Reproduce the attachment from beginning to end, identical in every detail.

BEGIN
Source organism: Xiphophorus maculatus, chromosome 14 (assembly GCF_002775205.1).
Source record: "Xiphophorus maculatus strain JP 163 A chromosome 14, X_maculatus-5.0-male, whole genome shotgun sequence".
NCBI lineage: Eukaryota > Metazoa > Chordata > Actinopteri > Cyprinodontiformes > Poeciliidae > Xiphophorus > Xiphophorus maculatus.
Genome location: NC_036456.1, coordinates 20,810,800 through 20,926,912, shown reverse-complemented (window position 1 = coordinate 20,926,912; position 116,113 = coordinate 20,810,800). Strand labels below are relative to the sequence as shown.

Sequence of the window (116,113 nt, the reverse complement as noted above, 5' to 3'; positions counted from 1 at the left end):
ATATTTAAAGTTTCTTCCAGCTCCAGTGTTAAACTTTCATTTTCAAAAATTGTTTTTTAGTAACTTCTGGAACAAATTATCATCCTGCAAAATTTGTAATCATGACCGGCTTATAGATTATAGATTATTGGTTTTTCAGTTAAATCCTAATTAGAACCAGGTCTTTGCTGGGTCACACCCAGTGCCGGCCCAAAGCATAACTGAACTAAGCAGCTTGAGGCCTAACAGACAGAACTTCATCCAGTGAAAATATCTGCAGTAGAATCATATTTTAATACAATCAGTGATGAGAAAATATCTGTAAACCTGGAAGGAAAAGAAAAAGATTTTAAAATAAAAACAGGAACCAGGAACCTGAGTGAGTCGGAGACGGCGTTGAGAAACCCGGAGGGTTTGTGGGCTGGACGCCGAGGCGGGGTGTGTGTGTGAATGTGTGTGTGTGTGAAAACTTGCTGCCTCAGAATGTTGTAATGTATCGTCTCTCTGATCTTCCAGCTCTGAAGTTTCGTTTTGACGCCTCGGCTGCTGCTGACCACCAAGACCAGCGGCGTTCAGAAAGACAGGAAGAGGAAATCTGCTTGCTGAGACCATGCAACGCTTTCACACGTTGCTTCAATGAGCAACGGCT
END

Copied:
Source organism: Xiphophorus maculatus, chromosome 14 (assembly GCF_002775205.1).
Source record: "Xiphophorus maculatus strain JP 163 A chromosome 14, X_maculatus-5.0-male, whole genome shotgun sequence".
NCBI lineage: Eukaryota > Metazoa > Chordata > Actinopteri > Cyprinodontiformes > Poeciliidae > Xiphophorus > Xiphophorus maculatus.
Genome location: NC_036456.1, coordinates 20,810,800 through 20,926,912, shown reverse-complemented (window position 1 = coordinate 20,926,912; position 116,113 = coordinate 20,810,800). Strand labels below are relative to the sequence as shown.

Sequence of the window (116,113 nt, the reverse complement as noted above, 5' to 3'; positions counted from 1 at the left end):
ATATTTAAAGTTTCTTCCAGCTCCAGTGTTAAACTTTCATTTTCAAAAATTGTTTTTTAGTAACTTCTGGAACAAATTATCATCCTGCAAAATTTGTAATCATGACCGGCTTATAGATTATAGATTATTGGTTTTTCAGTTAAATCCTAATTAGAACCAGGTCTTTGCTGGGTCACACCCAGTGCCGGCCCAAAGCATAACTGAACTAAGCAGCTTGAGGCCTAACAGACAGAACTTCATCCAGTGAAAATATCTGCAGTAGAATCATATTTTAATACAATCAGTGATGAGAAAATATCTGTAAACCTGGAAGGAAAAGAAAAAGATTTTAAAATAAAAACAGGAACCAGGAACCTGAGTGAGTCGGAGACGGCGTTGAGAAACCCGGAGGGTTTGTGGGCTGGACGCCGAGGCGGGGTGTGTGTGTGAATGTGTGTGTGTGTGAAAACTTGCTGCCTCAGAATGTTGTAATGTATCGTCTCTCTGATCTTCCAGCTCTGAAGTTTCGTTTTGACGCCTCGGCTGCTGCTGACCACCAAGACCAGCGGCGTTCAGAAAGACAGGAAGAGGAAATCTGCTTGCTGAGACCATGCAACGCTTTCACACGTTGCTTCAATGAGCAACGGCT